Smith, Charlotte (Turner)

Charlotte Smith


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4 May 1749 - 28 October 1806

English poet and novelist who never wrote a "Gothic" work. So what's she doing here? Simple: she helped invent the Gothic, in large part due to the influence of her works on Ann Radcliffe. (She also helped invent Romanticism and William Wordsworth, and never gets much credit for that, either.) She did this by bringing to the sentimental novel—extremely popular in her day—a sophisticated aesthetic sense (informed by her deep interest in landscape and painting) that included a thorough knowledge of the sublime and the picturesque. Setting important episodes and characters in both sublime and picturesque landscapes, Smith heightened the emotional and aesthetic register of her works, thus bringing them in line with—and/or helping to create, actually—the emerging intellectual and cultural currents of Romanticism.

There are "Gothic" elements in only a few of Smith's early works, for by her own admission she was uninterested in literary sensationalism and in the supernatural; adverse financial circumstances (a profligate and irresponsible husband, largely) led her to novel-writing in the first place (she preferred poetry), and the success of her first novel, Emmeline (1788), showed her that sales could be positively affected by the inclusion of the sorts of dramatic scenes she was writing. But her own interest in political and social issues, heightened by her first-hand experience with the early moments of the French Revolution, led her away from even the quasi-Gothic traces in her first three novels: Emmeline: The Orphan of the Castle; Ethelinde, the Recluse of the Lake; and Celestina. A Novel.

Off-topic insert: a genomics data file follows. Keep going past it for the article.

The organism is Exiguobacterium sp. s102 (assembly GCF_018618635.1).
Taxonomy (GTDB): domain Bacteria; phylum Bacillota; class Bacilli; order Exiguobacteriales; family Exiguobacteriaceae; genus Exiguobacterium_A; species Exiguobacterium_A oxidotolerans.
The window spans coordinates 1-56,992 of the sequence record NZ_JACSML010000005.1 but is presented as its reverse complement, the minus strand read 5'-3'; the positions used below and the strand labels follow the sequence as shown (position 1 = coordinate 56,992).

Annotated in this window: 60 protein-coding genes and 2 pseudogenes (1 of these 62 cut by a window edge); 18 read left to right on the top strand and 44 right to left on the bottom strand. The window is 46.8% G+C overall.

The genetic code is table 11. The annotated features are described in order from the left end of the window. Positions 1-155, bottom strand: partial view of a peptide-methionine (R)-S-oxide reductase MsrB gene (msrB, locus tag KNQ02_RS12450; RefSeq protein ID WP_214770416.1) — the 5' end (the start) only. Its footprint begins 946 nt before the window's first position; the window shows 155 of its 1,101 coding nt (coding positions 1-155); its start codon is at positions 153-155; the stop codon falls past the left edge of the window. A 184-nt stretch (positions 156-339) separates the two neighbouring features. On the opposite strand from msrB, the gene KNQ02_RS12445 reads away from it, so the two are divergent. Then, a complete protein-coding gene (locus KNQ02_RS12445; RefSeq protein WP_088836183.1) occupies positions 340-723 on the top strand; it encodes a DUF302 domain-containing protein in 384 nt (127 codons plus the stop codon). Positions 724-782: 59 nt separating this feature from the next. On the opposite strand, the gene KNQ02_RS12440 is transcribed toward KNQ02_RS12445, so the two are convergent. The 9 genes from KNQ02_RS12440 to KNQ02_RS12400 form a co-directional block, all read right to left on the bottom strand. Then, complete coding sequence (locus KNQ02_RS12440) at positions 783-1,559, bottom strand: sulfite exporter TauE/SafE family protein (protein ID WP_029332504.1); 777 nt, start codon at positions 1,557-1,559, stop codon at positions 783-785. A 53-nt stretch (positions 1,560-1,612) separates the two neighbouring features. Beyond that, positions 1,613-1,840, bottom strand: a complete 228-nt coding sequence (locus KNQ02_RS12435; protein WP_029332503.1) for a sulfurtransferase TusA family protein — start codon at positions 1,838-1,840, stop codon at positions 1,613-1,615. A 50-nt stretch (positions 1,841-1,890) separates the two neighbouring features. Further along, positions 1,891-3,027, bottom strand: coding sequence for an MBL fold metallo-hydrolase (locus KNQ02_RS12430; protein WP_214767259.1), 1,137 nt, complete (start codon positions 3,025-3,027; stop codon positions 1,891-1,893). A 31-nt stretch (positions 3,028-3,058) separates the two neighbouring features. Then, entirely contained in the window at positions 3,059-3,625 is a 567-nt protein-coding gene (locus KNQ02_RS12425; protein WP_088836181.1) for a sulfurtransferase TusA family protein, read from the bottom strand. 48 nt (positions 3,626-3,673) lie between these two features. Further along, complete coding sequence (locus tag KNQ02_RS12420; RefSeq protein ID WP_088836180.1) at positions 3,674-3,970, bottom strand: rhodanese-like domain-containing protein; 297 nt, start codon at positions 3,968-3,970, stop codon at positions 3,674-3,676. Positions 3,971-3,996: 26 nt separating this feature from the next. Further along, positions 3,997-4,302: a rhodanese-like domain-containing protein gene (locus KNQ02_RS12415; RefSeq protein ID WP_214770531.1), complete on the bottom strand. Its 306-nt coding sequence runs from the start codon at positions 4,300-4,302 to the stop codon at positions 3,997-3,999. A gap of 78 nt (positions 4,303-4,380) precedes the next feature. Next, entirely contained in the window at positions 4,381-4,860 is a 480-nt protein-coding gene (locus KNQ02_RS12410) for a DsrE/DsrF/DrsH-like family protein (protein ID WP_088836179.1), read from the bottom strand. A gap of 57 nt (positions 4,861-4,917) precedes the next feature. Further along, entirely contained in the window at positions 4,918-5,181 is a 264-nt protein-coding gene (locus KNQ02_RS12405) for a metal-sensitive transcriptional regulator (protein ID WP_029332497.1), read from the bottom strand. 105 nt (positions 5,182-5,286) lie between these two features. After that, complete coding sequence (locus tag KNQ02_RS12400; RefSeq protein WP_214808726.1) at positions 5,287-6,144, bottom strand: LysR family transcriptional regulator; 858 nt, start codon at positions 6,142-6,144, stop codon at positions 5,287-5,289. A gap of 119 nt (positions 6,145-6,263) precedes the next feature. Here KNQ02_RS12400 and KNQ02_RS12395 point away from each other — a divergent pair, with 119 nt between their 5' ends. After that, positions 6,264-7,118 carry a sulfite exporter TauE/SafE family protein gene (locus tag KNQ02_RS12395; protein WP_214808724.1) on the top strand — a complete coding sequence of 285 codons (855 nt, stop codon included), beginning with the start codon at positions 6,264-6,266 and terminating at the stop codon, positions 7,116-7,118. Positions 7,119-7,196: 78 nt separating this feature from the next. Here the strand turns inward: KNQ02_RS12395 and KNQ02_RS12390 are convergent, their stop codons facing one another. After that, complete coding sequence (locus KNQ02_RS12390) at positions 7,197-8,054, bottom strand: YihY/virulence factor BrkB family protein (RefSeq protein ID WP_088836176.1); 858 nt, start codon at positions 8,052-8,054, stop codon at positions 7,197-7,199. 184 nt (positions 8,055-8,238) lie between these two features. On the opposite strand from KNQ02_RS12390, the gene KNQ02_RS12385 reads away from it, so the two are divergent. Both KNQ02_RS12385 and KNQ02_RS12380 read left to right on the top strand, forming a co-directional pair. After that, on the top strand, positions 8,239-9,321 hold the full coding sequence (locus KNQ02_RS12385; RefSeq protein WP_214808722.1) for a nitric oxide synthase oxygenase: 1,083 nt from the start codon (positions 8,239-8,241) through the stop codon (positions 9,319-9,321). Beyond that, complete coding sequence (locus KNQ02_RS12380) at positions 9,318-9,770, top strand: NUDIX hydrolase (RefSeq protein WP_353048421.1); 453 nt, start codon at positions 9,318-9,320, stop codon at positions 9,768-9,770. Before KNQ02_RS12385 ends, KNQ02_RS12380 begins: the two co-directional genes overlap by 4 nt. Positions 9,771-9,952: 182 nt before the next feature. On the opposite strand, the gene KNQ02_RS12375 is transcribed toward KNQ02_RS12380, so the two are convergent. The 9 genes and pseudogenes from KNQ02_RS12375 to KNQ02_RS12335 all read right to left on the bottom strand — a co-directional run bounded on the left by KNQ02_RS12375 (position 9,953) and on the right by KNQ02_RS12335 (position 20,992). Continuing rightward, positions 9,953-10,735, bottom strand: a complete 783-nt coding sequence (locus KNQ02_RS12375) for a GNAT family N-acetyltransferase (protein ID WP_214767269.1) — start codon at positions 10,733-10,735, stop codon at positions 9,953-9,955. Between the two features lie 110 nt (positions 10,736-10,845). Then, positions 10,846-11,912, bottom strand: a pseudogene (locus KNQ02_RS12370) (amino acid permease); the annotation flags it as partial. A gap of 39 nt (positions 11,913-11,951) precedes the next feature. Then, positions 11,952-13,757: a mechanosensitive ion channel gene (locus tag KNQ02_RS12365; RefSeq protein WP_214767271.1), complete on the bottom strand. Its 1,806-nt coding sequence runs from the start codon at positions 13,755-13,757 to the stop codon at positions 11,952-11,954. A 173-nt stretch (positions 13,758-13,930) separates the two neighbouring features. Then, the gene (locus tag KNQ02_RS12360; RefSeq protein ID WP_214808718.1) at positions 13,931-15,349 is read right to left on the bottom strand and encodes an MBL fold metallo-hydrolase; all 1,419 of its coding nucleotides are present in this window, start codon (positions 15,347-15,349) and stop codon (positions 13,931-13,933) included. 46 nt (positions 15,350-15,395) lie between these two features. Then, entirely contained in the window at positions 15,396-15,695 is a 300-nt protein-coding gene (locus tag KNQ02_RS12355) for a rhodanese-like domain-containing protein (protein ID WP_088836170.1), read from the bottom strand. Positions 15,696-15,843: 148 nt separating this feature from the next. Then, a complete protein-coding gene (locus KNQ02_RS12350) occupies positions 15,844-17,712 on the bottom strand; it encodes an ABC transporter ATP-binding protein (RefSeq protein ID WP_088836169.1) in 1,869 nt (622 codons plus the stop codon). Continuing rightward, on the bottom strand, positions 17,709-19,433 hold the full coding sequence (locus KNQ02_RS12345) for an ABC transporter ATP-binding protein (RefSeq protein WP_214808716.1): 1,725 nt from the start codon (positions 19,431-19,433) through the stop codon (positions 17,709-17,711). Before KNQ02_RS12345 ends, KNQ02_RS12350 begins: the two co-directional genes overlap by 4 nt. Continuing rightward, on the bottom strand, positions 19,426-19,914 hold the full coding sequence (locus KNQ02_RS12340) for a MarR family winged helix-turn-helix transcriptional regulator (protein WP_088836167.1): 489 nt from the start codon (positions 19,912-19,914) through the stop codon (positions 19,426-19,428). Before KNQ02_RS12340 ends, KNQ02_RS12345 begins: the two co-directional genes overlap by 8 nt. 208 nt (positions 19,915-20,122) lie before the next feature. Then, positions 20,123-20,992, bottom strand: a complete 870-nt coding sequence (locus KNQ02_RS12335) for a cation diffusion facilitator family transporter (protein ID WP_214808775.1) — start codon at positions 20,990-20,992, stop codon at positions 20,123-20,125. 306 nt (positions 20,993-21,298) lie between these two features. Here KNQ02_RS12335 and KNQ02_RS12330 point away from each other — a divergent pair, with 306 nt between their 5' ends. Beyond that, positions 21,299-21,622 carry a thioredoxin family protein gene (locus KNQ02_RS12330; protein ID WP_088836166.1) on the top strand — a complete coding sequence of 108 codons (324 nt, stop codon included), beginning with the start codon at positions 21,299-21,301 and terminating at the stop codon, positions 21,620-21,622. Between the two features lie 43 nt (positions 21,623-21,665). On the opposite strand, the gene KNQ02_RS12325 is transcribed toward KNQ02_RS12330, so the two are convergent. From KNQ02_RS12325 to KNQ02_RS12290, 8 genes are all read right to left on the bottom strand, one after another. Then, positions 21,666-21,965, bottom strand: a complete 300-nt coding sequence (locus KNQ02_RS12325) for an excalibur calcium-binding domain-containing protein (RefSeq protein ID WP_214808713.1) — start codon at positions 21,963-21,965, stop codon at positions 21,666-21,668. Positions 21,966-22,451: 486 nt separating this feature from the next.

Smith herself wrote, in a letter to a friend who had suggested she include more botanical imagery in her work (botany being an extremely fashionable "pop science" of the very late C18), that "I have not forgotten (being still compelled to write, that my family may live) your hint of introducing botany into a novel. The present rage for gigantic and impossible horrors, which I cannot but consider as a symptom of morbid and vitiated taste, makes me almost doubt whether the simple pleasures afforded by natural objects will not appear vapid to the admirers of spectre novels and cavern adventure. However, I have ventured a little of it, and have at least a hope that it will not displease those whose approbation I most covet" (15 March 1798). Her sentiments here about the Gothic are very close to those reported by Wordsworth in the 1802 preface to the Lyrical Ballads.

Sites:
Biographical essay
[Ruth Facer; Chawton House Library and Study Centre]
Charlotte Smith
A substantive biographical essay by Antje Blank of the U of Glasgow. [Literary Encyclopedia]
Biographical note
[Wikipedia]
The Works of Charlotte Turner Smith
Site for e-versions of Smith's complete works; the introduction page provides a biographical overview. [U Nebraska - Lincoln]
Brief note
[Gothic Labyrinth]
Brief biographical note a LitGothic etext